Voces del Dzaha Dzavui (mixteco clásico)
Jansen, Maarten & Gabina Aurora Pérez Jiménez
Voces del Dzaha Dzavui (mixteco clásico).Análisis y Conversión del Vocabulario de fray Francisco de Alvarado (1593).
[xxx + 375 pp.]
Oaxaca: Gobierno del Estado de Oaxaca & Colegio Superior para la Educación Integral Intercultural de Oaxaca &Yuu Núú A.C.
Düring the colonial period several documents were written down in Mexican indigenous languages with the alphabet that had been introduced by the Spaniards. Not only in Nahuatl (the Aztec language) and Maya, but also in Mixtec, the language of an important corpus of precolonial pictorial manuscripts. The key to translate those colonial Mixtec texts is a dictionary compiled by the Dominican Friar Francisco de Alvarado, the Vocabulario en Lengua Mixteca, published in 1593. This is a rare but crucial work, which is not only the base for all linguistic, philological and etymological studies of Mixtec (a language still spoken by half a million people), but also the fundament for archaeological, historical and anthropological investigations, as it includes a wide range of culturally relevant terms (on ancient religion, social organization, material culture, technology etc.). Unfortunately it contains only the Spanish-Mixtec section. Use is further handicapped by the presence of many inconsistencies (and occasional errors) in the orthography and in segmentation of the Mixtec words.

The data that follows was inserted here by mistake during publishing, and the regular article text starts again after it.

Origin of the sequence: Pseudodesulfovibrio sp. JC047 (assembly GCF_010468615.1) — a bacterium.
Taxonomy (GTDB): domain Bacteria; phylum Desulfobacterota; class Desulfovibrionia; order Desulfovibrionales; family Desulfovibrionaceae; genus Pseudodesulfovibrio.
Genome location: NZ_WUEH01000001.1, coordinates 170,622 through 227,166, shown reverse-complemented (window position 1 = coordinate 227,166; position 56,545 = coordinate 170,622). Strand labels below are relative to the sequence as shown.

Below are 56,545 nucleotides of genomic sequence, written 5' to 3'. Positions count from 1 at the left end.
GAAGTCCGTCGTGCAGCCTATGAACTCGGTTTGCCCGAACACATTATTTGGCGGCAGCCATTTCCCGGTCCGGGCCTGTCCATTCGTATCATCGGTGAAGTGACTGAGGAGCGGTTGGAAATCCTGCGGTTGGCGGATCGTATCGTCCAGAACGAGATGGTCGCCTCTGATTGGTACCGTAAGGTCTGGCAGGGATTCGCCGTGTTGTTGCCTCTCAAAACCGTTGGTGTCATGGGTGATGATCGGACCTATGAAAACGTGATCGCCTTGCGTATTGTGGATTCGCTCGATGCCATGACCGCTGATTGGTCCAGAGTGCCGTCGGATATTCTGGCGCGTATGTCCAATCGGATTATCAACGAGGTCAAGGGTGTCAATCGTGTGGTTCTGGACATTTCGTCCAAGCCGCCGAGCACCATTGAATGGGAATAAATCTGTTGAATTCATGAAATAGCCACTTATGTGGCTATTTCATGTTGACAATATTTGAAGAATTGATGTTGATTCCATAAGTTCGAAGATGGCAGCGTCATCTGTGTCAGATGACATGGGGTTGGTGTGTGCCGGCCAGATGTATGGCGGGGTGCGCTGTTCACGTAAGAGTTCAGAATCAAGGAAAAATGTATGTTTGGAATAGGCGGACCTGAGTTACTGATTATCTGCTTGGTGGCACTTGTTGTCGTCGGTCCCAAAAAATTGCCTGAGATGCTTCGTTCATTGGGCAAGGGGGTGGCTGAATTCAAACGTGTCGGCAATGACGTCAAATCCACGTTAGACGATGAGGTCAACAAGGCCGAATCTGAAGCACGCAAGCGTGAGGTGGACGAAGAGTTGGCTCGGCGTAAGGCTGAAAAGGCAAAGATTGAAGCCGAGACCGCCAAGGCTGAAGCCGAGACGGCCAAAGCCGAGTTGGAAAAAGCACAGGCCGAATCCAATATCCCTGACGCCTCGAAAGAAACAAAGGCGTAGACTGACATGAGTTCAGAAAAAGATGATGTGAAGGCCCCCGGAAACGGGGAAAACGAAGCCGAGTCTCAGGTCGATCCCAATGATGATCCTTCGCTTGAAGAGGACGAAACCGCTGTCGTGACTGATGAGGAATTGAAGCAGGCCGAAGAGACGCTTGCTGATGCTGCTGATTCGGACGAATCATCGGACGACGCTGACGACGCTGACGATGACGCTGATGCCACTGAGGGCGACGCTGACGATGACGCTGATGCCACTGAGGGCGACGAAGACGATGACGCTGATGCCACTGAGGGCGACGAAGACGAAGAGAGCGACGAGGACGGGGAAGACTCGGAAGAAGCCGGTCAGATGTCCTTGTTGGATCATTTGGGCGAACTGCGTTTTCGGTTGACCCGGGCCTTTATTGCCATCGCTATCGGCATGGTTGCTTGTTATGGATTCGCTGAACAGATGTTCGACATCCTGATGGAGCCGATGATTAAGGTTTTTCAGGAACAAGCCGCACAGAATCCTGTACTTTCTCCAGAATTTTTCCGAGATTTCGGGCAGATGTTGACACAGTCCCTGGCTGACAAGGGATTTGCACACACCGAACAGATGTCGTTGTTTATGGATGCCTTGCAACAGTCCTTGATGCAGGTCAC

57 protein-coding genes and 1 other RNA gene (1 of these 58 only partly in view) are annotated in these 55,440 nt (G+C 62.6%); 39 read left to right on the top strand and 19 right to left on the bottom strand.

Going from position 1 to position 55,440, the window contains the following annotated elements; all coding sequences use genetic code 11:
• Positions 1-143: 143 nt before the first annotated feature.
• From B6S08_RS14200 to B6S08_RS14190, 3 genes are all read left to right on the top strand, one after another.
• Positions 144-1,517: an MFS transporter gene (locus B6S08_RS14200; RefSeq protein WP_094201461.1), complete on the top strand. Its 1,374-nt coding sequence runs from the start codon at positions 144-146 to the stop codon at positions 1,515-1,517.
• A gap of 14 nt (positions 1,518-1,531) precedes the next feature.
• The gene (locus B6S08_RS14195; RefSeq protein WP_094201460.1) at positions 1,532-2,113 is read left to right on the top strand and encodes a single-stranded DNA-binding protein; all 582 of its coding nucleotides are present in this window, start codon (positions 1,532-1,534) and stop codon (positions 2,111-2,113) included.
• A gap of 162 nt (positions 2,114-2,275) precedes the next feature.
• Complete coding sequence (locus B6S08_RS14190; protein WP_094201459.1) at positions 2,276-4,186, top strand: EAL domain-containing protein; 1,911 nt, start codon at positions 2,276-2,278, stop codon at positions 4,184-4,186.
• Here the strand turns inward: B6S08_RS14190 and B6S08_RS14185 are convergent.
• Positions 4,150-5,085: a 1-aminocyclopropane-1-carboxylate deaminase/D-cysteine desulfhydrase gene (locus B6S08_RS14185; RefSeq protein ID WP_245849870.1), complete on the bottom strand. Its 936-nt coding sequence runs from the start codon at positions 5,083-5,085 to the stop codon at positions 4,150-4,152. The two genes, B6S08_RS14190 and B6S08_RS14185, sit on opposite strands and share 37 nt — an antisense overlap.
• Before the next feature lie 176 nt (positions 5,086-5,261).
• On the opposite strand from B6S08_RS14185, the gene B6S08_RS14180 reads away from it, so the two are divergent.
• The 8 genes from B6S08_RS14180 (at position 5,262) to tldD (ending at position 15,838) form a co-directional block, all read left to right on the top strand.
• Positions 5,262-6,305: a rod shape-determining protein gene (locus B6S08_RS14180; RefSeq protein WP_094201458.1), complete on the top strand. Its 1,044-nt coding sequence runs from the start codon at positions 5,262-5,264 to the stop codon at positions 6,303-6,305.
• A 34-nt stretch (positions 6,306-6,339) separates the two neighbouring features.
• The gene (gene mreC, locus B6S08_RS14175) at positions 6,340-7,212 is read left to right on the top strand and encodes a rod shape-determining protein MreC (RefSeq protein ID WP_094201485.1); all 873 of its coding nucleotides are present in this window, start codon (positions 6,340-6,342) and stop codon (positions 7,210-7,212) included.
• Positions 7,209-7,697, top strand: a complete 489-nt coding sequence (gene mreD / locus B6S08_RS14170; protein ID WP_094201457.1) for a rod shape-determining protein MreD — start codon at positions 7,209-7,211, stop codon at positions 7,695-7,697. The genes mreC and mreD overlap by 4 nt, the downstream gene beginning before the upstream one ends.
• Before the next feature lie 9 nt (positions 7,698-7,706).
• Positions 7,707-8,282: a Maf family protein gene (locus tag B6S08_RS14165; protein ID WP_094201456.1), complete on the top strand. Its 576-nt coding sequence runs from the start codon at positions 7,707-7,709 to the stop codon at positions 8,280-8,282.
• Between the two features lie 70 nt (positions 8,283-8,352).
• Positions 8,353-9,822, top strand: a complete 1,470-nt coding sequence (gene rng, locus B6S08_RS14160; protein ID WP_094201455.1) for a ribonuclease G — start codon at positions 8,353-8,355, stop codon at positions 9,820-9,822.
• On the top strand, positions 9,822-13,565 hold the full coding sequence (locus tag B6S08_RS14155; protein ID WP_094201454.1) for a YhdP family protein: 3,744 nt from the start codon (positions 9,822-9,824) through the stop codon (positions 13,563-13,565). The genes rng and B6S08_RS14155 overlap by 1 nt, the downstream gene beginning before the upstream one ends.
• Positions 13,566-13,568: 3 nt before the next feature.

Students of Aurora Pérez’ classes on modern Mixtec language and culture at Leiden University helped to transcribe the more than 30.000 entries of Alvarado’s magnum opus in a data-base, which then was analyzed, corrected and converted to a Mixtec-Spanish dictionary by Maarten Jansen and Aurora Pérez over a period of more than ten years. The research was part of the long-term research project on Mixtec culture, history and language, carried out at the Faculty of Archaeology ( Leiden University) with the financial support of the Netherlands Foundation for Scientific Research (NWO).
The result is this monumental dictionary, which for the first time presents Alvarado’s comprehensive Mixtec vocabulary with a translation into a European language (Spanish). It was published in Mexico thanks to a major subvention by the Oaxaca State Government.